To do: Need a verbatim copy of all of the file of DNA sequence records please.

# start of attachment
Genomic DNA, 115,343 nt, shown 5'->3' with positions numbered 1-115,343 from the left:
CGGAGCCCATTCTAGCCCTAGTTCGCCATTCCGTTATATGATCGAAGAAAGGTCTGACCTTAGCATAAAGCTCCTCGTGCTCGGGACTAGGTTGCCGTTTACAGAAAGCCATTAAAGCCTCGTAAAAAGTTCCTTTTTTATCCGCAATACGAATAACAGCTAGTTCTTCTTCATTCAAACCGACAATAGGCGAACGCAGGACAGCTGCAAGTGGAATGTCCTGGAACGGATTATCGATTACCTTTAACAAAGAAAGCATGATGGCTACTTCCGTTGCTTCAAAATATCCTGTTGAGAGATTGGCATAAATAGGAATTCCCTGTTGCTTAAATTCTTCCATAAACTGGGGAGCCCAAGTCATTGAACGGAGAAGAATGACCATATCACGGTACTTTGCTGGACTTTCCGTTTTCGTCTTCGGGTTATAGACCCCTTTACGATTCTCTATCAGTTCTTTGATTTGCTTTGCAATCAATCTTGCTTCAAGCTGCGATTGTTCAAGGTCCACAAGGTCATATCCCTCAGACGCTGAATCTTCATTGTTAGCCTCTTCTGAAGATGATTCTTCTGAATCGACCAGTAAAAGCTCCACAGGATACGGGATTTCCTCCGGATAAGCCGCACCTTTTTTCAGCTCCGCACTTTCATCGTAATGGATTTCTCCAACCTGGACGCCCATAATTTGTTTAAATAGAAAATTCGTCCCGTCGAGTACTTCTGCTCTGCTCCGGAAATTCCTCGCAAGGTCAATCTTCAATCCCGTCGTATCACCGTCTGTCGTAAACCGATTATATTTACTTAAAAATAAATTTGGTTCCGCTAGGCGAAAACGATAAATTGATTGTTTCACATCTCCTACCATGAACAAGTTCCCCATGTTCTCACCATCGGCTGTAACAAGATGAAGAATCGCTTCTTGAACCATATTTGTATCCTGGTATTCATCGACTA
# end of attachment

Genomic DNA, 115,343 nt, shown 5'->3' with positions numbered 1-115,343 from the left:
CGGAGCCCATTCTAGCCCTAGTTCGCCATTCCGTTATATGATCGAAGAAAGGTCTGACCTTAGCATAAAGCTCCTCGTGCTCGGGACTAGGTTGCCGTTTACAGAAAGCCATTAAAGCCTCGTAAAAAGTTCCTTTTTTATCCGCAATACGAATAACAGCTAGTTCTTCTTCATTCAAACCGACAATAGGCGAACGCAGGACAGCTGCAAGTGGAATGTCCTGGAACGGATTATCGATTACCTTTAACAAAGAAAGCATGATGGCTACTTCCGTTGCTTCAAAATATCCTGTTGAGAGATTGGCATAAATAGGAATTCCCTGTTGCTTAAATTCTTCCATAAACTGGGGAGCCCAAGTCATTGAACGGAGAAGAATGACCATATCACGGTACTTTGCTGGACTTTCCGTTTTCGTCTTCGGGTTATAGACCCCTTTACGATTCTCTATCAGTTCTTTGATTTGCTTTGCAATCAATCTTGCTTCAAGCTGCGATTGTTCAAGGTCCACAAGGTCATATCCCTCAGACGCTGAATCTTCATTGTTAGCCTCTTCTGAAGATGATTCTTCTGAATCGACCAGTAAAAGCTCCACAGGATACGGGATTTCCTCCGGATAAGCCGCACCTTTTTTCAGCTCCGCACTTTCATCGTAATGGATTTCTCCAACCTGGACGCCCATAATTTGTTTAAATAGAAAATTCGTCCCGTCGAGTACTTCTGCTCTGCTCCGGAAATTCCTCGCAAGGTCAATCTTCAATCCCGTCGTATCACCGTCTGTCGTAAACCGATTATATTTACTTAAAAATAAATTTGGTTCCGCTAGGCGAAAACGATAAATTGATTGTTTCACATCTCCTACCATGAACAAGTTCCCCATGTTCTCACCATCGGCTGTAACAAGATGAAGAATCGCTTCTTGAACCATATTTGTATCCTGGTATTCATCGACTA